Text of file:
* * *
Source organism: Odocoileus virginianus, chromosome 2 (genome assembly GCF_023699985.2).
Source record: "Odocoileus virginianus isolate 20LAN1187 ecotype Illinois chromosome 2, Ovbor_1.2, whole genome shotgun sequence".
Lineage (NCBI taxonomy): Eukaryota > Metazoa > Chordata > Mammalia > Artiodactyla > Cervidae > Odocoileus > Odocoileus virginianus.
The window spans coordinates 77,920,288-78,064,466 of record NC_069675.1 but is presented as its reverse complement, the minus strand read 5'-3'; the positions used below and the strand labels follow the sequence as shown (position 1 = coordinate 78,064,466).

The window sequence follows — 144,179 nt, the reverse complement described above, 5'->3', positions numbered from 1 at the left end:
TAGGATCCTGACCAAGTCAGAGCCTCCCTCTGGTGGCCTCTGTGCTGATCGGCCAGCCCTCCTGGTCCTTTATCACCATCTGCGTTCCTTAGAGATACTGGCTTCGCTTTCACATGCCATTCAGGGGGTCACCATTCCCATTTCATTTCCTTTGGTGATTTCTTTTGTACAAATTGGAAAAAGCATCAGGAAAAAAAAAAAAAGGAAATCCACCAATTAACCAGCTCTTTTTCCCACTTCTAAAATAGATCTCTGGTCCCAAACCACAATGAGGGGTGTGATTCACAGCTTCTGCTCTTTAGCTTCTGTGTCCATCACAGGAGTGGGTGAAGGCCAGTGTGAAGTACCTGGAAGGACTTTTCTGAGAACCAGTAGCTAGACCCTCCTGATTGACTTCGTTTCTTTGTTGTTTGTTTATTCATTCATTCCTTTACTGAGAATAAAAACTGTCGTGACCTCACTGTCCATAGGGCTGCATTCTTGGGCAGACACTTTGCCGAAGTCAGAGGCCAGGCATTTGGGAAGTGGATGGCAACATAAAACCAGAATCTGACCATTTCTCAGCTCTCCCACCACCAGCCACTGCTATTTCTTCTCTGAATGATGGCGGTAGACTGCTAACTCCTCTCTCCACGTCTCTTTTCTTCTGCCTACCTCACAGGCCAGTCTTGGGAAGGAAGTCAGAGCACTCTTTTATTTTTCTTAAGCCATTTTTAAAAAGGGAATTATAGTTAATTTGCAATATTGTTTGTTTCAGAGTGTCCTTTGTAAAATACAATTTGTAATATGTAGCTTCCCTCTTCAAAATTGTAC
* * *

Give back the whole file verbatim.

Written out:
Source organism: Odocoileus virginianus, chromosome 2 (genome assembly GCF_023699985.2).
Source record: "Odocoileus virginianus isolate 20LAN1187 ecotype Illinois chromosome 2, Ovbor_1.2, whole genome shotgun sequence".
Lineage (NCBI taxonomy): Eukaryota > Metazoa > Chordata > Mammalia > Artiodactyla > Cervidae > Odocoileus > Odocoileus virginianus.
The window spans coordinates 77,920,288-78,064,466 of record NC_069675.1 but is presented as its reverse complement, the minus strand read 5'-3'; the positions used below and the strand labels follow the sequence as shown (position 1 = coordinate 78,064,466).

The window sequence follows — 144,179 nt, the reverse complement described above, 5'->3', positions numbered from 1 at the left end:
TAGGATCCTGACCAAGTCAGAGCCTCCCTCTGGTGGCCTCTGTGCTGATCGGCCAGCCCTCCTGGTCCTTTATCACCATCTGCGTTCCTTAGAGATACTGGCTTCGCTTTCACATGCCATTCAGGGGGTCACCATTCCCATTTCATTTCCTTTGGTGATTTCTTTTGTACAAATTGGAAAAAGCATCAGGAAAAAAAAAAAAAGGAAATCCACCAATTAACCAGCTCTTTTTCCCACTTCTAAAATAGATCTCTGGTCCCAAACCACAATGAGGGGTGTGATTCACAGCTTCTGCTCTTTAGCTTCTGTGTCCATCACAGGAGTGGGTGAAGGCCAGTGTGAAGTACCTGGAAGGACTTTTCTGAGAACCAGTAGCTAGACCCTCCTGATTGACTTCGTTTCTTTGTTGTTTGTTTATTCATTCATTCCTTTACTGAGAATAAAAACTGTCGTGACCTCACTGTCCATAGGGCTGCATTCTTGGGCAGACACTTTGCCGAAGTCAGAGGCCAGGCATTTGGGAAGTGGATGGCAACATAAAACCAGAATCTGACCATTTCTCAGCTCTCCCACCACCAGCCACTGCTATTTCTTCTCTGAATGATGGCGGTAGACTGCTAACTCCTCTCTCCACGTCTCTTTTCTTCTGCCTACCTCACAGGCCAGTCTTGGGAAGGAAGTCAGAGCACTCTTTTATTTTTCTTAAGCCATTTTTAAAAAGGGAATTATAGTTAATTTGCAATATTGTTTGTTTCAGAGTGTCCTTTGTAAAATACAATTTGTAATATGTAGCTTCCCTCTTCAAAATTGTAC